Estimating Activity Resources and Durations (PMBOK® Guide Fifth Edition)
This course is included in our On-demand training solution.
Resources, such as people, materials, equipment, facilities, and money, are required throughout the entire project life cycle. Determining resource requirements is critical to successful project time and cost management. The ability to estimate the duration of each project activity is equally essential. It is not enough to know what needs to be done and what resources are required. A project manager must know how much time it will take to complete each activity.
This course covers estimating activity resources and durations in the project management discipline and introduces best practices outlined in A Guide to the Project Management Body of Knowledge (PMBOK® Guide) – Fifth Edition, published by the Project Management Institute (PMI®). Specifically, learners will be provided with an overview of establishing resource requirements, sources of activity duration information, and methods of estimating activity durations. Some of the duration estimating techniques taught in this course include analogous estimating, parametric estimating, and using three-point estimates. This course provides a foundational knowledge base reflecting the most up-to-date project management information so learners can effectively put principles to work in their own organizations. This course will assist in preparing the learner for the PMI® certification exam.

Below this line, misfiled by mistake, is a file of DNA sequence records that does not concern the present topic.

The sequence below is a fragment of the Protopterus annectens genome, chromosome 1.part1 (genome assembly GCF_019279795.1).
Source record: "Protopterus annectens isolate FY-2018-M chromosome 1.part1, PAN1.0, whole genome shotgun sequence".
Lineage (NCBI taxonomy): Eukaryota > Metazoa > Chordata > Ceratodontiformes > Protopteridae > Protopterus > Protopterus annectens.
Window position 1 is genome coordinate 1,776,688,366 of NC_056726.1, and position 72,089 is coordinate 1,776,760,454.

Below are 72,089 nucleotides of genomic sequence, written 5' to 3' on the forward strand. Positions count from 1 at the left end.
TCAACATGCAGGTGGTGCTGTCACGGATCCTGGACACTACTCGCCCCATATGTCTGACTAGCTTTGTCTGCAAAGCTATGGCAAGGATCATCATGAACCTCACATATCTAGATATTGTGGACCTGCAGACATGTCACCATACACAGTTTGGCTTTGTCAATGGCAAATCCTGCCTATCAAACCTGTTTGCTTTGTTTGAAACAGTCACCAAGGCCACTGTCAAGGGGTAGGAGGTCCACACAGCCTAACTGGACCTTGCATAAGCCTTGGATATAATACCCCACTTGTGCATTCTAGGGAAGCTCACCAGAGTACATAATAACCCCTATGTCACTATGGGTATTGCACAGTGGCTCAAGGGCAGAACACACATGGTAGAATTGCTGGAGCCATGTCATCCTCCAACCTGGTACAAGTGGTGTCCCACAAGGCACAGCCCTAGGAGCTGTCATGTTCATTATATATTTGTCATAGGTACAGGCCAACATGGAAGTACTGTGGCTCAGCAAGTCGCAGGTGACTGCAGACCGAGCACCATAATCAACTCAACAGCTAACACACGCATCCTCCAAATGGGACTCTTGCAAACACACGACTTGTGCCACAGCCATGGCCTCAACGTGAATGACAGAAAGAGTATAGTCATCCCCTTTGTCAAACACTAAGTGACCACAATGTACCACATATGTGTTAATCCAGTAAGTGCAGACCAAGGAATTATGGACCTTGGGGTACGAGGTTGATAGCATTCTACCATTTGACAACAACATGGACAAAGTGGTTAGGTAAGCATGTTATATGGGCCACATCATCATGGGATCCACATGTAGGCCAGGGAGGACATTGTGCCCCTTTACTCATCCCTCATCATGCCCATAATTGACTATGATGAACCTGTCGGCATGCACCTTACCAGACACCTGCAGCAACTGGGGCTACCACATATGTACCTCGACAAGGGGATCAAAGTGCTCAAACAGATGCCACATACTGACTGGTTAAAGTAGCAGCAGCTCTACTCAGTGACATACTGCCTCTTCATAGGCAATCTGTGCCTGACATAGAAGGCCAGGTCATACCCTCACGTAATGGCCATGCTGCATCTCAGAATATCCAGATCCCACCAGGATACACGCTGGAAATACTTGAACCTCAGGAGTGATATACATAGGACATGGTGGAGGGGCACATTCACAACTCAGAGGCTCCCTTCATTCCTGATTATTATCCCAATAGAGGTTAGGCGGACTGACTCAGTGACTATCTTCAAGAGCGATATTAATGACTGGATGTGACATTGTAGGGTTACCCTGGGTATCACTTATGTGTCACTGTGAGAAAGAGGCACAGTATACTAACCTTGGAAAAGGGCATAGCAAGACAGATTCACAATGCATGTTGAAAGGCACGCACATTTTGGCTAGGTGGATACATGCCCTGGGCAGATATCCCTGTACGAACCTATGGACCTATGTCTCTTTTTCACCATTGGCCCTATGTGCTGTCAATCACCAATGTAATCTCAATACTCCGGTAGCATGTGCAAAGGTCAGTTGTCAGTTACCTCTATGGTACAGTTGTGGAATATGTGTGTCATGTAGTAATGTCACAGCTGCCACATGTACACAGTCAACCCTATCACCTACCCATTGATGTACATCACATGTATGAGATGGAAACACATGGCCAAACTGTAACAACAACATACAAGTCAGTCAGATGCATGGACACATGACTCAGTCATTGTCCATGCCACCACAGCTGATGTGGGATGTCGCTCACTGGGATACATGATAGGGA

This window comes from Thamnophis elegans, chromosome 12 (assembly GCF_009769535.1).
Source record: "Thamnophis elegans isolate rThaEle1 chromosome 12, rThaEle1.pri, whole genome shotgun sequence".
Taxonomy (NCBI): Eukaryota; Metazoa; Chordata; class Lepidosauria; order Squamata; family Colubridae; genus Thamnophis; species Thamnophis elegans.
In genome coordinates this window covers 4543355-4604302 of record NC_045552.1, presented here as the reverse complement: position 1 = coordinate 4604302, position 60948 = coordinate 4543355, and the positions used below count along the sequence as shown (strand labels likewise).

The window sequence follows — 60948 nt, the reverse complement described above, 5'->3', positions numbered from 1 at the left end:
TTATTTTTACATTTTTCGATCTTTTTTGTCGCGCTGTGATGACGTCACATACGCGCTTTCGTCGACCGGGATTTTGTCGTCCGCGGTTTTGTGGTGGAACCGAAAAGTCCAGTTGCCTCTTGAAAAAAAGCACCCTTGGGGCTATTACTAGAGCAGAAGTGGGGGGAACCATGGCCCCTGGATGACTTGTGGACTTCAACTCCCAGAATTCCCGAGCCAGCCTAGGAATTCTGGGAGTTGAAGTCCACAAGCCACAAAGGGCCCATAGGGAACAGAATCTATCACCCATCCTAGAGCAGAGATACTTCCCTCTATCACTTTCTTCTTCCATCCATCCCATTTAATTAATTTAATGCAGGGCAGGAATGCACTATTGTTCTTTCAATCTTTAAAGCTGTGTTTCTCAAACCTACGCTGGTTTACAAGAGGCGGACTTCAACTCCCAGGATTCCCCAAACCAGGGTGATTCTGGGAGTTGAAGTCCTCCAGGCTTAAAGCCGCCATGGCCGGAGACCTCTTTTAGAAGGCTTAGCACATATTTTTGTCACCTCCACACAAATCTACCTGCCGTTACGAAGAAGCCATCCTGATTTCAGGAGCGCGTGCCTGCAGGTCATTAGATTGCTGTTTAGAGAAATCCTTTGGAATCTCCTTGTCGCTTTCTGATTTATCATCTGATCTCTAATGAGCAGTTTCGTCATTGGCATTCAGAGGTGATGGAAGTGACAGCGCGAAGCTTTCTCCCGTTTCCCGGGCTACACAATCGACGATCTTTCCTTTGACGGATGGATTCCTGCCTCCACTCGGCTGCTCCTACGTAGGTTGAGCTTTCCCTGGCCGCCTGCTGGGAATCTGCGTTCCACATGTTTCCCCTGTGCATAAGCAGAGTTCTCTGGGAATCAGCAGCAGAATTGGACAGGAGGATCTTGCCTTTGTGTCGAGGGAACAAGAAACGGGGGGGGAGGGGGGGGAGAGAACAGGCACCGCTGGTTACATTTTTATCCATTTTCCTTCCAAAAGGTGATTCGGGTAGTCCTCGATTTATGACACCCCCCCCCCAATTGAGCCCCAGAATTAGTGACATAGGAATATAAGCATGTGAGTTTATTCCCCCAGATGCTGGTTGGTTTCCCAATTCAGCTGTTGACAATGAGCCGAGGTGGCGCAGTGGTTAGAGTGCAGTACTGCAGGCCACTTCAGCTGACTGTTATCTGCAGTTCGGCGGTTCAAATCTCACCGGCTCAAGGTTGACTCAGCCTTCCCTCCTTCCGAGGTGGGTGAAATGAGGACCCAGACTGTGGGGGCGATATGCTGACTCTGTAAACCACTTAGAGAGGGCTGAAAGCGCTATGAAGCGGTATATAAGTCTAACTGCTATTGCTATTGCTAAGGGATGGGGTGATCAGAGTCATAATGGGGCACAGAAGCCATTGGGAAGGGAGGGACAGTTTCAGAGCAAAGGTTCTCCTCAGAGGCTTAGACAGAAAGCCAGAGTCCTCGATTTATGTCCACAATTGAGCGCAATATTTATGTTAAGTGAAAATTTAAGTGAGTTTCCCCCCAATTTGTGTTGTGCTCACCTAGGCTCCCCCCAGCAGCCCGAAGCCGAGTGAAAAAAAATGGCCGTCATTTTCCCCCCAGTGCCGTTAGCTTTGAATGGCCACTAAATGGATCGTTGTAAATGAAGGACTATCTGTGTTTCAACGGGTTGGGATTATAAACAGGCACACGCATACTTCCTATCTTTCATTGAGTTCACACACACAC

This course is aligned with the PMBOK® Guide – Fifth Edition, published by PMI®, Inc., 2013. Copyright and all rights reserved. Material from this publication has been reproduced with the permission of PMI®.
Existing project managers wishing to get certified in recognition of their skills and experience, or others who wish to train to become accredited project managers
Establishing Resource Requirements
Activity Resource Requirements and the RBS
Sources of Activity Duration Information
Overview of the Estimating Activity Durations Process
Using Parametric and Three-point Estimating